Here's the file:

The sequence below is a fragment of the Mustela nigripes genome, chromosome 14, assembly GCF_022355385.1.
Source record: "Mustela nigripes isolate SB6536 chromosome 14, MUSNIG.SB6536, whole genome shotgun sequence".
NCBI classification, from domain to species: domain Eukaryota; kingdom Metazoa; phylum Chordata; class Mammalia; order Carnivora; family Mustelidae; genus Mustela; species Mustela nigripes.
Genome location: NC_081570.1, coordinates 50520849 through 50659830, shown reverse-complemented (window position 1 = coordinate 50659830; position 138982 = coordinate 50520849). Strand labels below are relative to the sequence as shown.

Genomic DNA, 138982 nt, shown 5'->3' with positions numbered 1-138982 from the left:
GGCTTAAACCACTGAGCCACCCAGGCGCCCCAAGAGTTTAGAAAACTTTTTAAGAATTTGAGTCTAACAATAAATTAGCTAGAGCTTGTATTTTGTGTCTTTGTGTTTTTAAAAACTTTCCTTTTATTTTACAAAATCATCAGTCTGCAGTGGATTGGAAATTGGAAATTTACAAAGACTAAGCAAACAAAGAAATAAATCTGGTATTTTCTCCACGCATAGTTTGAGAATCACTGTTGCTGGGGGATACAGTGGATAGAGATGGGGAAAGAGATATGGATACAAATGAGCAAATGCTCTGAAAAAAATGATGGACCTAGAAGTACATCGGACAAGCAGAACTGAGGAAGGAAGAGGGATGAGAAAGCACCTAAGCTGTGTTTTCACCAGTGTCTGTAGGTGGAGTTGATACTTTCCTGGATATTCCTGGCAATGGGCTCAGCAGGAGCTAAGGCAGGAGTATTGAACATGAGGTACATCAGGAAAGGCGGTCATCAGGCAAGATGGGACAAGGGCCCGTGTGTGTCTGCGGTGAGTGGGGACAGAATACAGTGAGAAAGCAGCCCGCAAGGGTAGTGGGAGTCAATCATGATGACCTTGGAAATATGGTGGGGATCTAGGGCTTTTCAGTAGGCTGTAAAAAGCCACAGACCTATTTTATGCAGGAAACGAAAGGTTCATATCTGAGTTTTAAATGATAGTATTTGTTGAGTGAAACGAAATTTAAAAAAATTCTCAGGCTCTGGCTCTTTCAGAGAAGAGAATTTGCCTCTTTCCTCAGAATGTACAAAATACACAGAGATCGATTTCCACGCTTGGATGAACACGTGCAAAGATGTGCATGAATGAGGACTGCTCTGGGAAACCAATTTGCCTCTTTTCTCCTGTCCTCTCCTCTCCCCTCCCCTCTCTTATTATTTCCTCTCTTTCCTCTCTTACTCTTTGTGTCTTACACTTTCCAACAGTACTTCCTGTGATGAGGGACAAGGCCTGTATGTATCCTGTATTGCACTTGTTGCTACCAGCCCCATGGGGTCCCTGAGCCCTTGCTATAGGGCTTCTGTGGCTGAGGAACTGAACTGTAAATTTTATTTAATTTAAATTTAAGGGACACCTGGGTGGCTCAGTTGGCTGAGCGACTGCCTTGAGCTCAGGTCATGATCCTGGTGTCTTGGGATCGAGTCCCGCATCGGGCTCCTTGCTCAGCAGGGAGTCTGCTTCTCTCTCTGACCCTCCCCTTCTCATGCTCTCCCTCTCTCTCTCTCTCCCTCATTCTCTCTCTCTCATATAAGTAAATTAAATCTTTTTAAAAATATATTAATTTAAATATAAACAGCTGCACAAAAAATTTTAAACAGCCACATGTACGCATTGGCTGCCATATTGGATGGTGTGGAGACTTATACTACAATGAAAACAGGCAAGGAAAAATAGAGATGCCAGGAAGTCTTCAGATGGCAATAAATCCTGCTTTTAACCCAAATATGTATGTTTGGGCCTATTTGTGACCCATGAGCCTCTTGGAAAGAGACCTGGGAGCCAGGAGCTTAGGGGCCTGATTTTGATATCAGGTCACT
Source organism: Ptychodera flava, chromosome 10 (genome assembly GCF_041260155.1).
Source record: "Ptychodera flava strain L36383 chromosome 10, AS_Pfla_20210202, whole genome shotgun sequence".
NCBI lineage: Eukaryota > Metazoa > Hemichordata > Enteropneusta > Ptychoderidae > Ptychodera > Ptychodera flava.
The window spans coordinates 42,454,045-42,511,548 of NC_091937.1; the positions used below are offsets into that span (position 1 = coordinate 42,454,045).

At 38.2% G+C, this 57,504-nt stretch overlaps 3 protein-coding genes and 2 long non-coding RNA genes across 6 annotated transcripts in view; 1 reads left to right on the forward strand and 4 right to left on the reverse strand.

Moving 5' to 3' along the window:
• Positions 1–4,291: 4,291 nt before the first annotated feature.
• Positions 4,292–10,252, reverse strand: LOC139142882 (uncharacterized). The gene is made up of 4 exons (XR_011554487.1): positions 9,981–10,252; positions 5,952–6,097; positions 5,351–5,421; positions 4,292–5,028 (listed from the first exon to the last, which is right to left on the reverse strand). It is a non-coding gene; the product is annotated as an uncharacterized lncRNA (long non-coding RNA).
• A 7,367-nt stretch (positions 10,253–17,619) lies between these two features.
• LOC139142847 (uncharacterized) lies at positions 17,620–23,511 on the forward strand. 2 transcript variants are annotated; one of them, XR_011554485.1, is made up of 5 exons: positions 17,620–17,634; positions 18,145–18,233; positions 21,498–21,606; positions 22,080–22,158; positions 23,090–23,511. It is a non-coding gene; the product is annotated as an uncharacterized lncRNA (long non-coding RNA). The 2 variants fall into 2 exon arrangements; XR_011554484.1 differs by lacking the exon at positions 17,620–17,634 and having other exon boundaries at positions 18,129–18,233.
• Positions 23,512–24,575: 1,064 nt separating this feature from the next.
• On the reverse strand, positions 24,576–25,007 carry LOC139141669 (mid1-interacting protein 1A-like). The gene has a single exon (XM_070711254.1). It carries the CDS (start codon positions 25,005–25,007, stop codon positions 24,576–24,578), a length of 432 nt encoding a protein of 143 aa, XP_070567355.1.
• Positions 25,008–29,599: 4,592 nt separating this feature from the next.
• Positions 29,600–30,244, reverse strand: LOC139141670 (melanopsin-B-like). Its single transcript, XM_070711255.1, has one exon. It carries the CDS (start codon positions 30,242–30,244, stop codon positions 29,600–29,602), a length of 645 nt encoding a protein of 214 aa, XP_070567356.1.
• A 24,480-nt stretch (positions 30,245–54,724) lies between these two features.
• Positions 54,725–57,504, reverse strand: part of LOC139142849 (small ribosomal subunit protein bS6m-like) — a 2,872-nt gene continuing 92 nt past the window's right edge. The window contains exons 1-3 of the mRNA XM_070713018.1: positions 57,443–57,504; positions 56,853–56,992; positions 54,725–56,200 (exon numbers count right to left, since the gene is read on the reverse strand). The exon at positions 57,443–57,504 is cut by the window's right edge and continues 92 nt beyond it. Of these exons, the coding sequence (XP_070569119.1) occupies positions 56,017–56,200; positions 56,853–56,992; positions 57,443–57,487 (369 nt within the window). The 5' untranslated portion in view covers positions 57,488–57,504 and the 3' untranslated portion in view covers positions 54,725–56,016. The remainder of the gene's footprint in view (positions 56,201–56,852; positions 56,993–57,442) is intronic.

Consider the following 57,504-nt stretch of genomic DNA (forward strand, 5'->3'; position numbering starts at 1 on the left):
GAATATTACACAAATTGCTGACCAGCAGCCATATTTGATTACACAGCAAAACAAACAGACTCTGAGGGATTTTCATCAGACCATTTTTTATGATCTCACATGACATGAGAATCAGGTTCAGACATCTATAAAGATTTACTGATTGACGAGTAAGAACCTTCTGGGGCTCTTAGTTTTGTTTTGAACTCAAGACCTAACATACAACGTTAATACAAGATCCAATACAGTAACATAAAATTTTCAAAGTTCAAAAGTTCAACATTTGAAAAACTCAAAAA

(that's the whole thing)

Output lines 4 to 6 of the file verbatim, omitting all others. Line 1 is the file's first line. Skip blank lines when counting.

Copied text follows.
Genome location: NC_081570.1, coordinates 50520849 through 50659830, shown reverse-complemented (window position 1 = coordinate 50659830; position 138982 = coordinate 50520849). Strand labels below are relative to the sequence as shown.

Genomic DNA, 138982 nt, shown 5'->3' with positions numbered 1-138982 from the left:
GGCTTAAACCACTGAGCCACCCAGGCGCCCCAAGAGTTTAGAAAACTTTTTAAGAATTTGAGTCTAACAATAAATTAGCTAGAGCTTGTATTTTGTGTCTTTGTGTTTTTAAAAACTTTCCTTTTATTTTACAAAATCATCAGTCTGCAGTGGATTGGAAATTGGAAATTTACAAAGACTAAGCAAACAAAGAAATAAATCTGGTATTTTCTCCACGCATAGTTTGAGAATCACTGTTGCTGGGGGATACAGTGGATAGAGATGGGGAAAGAGATATGGATACAAATGAGCAAATGCTCTGAAAAAAATGATGGACCTAGAAGTACATCGGACAAGCAGAACTGAGGAAGGAAGAGGGATGAGAAAGCACCTAAGCTGTGTTTTCACCAGTGTCTGTAGGTGGAGTTGATACTTTCCTGGATATTCCTGGCAATGGGCTCAGCAGGAGCTAAGGCAGGAGTATTGAACATGAGGTACATCAGGAAAGGCGGTCATCAGGCAAGATGGGACAAGGGCCCGTGTGTGTCTGCGGTGAGTGGGGACAGAATACAGTGAGAAAGCAGCCCGCAAGGGTAGTGGGAGTCAATCATGATGACCTTGGAAATATGGTGGGGATCTAGGGCTTTTCAGTAGGCTGTAAAAAGCCACAGACCTATTTTATGCAGGAAACGAAAGGTTCATATCTGAGTTTTAAATGATAGTATTTGTTGAGTGAAACGAAATTTAAAAAAATTCTCAGGCTCTGGCTCTTTCAGAGAAGAGAATTTGCCTCTTTCCTCAGAATGTACAAAATACACAGAGATCGATTTCCACGCTTGGATGAACACGTGCAAAGATGTGCATGAATGAGGACTGCTCTGGGAAACCAATTTGCCTCTTTTCTCCTGTCCTCTCCTCTCCCCTCCCCTCTCTTATTATTTCCTCTCTTTCCTCTCTTACTCTTTGTGTCTTACACTTTCCAACAGTACTTCCTGTGATGAGGGACAAGGCCTGTATGTATCCTGTATTGCACTTGTTGCTACCAGCCCCATGGGGTCCCTGAGCCCTTGCTATAGGGCTTCTGTGGCTGAGGAACTGAACTGTAAATTTTATTTAATTTAAATTTAAGGGACACCTGGGTGGCTCAGTTGGCTGAGCGACTGCCTTGAGCTCAGGTCATGATCCTGGTGTCTTGGGATCGAGTCCCGCATCGGGCTCCTTGCTCAGCAGGGAGTCTGCTTCTCTCTCTGACCCTCCCCTTCTCATGCTCTCCCTCTCTCTCTCTCTCCCTCATTCTCTCTCTCTCATATAAGTAAATTAAATCTTTTTAAAAATATATTAATTTAAATATAAACAGCTGCACAAAAAATTTTAAACAGCCACATGTACGCATTGGCTGCCATATTGGATGGTGTGGAGACTTATACTACAATGAAAACAGGCAAGGAAAAATAGAGATGCCAGGAAGTCTTCAGATGGCAATAAATCCTGCTTTTAACCCAAATATGTATGTTTGGGCCTATTTGTGACCCATGAGCCTCTTGGAAAGAGACCTGGGAGCCAGGAGCTTAGGGGCCTGATTTTGATATCAGGTCACT